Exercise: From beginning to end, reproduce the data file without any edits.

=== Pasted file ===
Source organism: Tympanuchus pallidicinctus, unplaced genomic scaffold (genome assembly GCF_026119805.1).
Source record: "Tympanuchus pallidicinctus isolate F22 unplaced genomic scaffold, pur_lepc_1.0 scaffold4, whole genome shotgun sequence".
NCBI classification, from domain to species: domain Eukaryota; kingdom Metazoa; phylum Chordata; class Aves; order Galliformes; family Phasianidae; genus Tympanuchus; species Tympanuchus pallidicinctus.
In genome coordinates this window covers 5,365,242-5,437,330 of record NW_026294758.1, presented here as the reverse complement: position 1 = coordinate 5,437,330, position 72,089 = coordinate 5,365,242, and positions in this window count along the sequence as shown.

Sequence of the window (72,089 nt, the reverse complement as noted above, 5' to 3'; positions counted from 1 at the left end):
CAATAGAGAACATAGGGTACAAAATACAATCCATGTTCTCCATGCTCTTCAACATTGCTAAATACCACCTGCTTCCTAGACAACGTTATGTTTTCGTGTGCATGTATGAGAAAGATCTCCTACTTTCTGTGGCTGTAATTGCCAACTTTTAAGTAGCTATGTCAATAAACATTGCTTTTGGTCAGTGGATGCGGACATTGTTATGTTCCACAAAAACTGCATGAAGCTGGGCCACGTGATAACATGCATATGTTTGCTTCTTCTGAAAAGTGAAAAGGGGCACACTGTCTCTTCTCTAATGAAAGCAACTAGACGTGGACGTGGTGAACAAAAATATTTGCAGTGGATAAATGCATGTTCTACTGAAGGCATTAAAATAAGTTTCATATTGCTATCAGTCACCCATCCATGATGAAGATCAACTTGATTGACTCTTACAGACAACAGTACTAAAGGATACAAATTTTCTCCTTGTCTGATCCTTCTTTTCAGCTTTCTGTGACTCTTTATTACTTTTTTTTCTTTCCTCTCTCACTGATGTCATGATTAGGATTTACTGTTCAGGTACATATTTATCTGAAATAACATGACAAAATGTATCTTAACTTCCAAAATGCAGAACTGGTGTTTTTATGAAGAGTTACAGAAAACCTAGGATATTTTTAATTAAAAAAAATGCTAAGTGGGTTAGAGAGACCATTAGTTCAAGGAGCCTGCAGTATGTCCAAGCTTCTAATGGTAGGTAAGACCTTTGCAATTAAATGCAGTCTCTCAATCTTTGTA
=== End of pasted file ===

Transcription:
Source organism: Tympanuchus pallidicinctus, unplaced genomic scaffold (genome assembly GCF_026119805.1).
Source record: "Tympanuchus pallidicinctus isolate F22 unplaced genomic scaffold, pur_lepc_1.0 scaffold4, whole genome shotgun sequence".
NCBI classification, from domain to species: domain Eukaryota; kingdom Metazoa; phylum Chordata; class Aves; order Galliformes; family Phasianidae; genus Tympanuchus; species Tympanuchus pallidicinctus.
In genome coordinates this window covers 5,365,242-5,437,330 of record NW_026294758.1, presented here as the reverse complement: position 1 = coordinate 5,437,330, position 72,089 = coordinate 5,365,242, and positions in this window count along the sequence as shown.

Sequence of the window (72,089 nt, the reverse complement as noted above, 5' to 3'; positions counted from 1 at the left end):
CAATAGAGAACATAGGGTACAAAATACAATCCATGTTCTCCATGCTCTTCAACATTGCTAAATACCACCTGCTTCCTAGACAACGTTATGTTTTCGTGTGCATGTATGAGAAAGATCTCCTACTTTCTGTGGCTGTAATTGCCAACTTTTAAGTAGCTATGTCAATAAACATTGCTTTTGGTCAGTGGATGCGGACATTGTTATGTTCCACAAAAACTGCATGAAGCTGGGCCACGTGATAACATGCATATGTTTGCTTCTTCTGAAAAGTGAAAAGGGGCACACTGTCTCTTCTCTAATGAAAGCAACTAGACGTGGACGTGGTGAACAAAAATATTTGCAGTGGATAAATGCATGTTCTACTGAAGGCATTAAAATAAGTTTCATATTGCTATCAGTCACCCATCCATGATGAAGATCAACTTGATTGACTCTTACAGACAACAGTACTAAAGGATACAAATTTTCTCCTTGTCTGATCCTTCTTTTCAGCTTTCTGTGACTCTTTATTACTTTTTTTTCTTTCCTCTCTCACTGATGTCATGATTAGGATTTACTGTTCAGGTACATATTTATCTGAAATAACATGACAAAATGTATCTTAACTTCCAAAATGCAGAACTGGTGTTTTTATGAAGAGTTACAGAAAACCTAGGATATTTTTAATTAAAAAAAATGCTAAGTGGGTTAGAGAGACCATTAGTTCAAGGAGCCTGCAGTATGTCCAAGCTTCTAATGGTAGGTAAGACCTTTGCAATTAAATGCAGTCTCTCAATCTTTGTA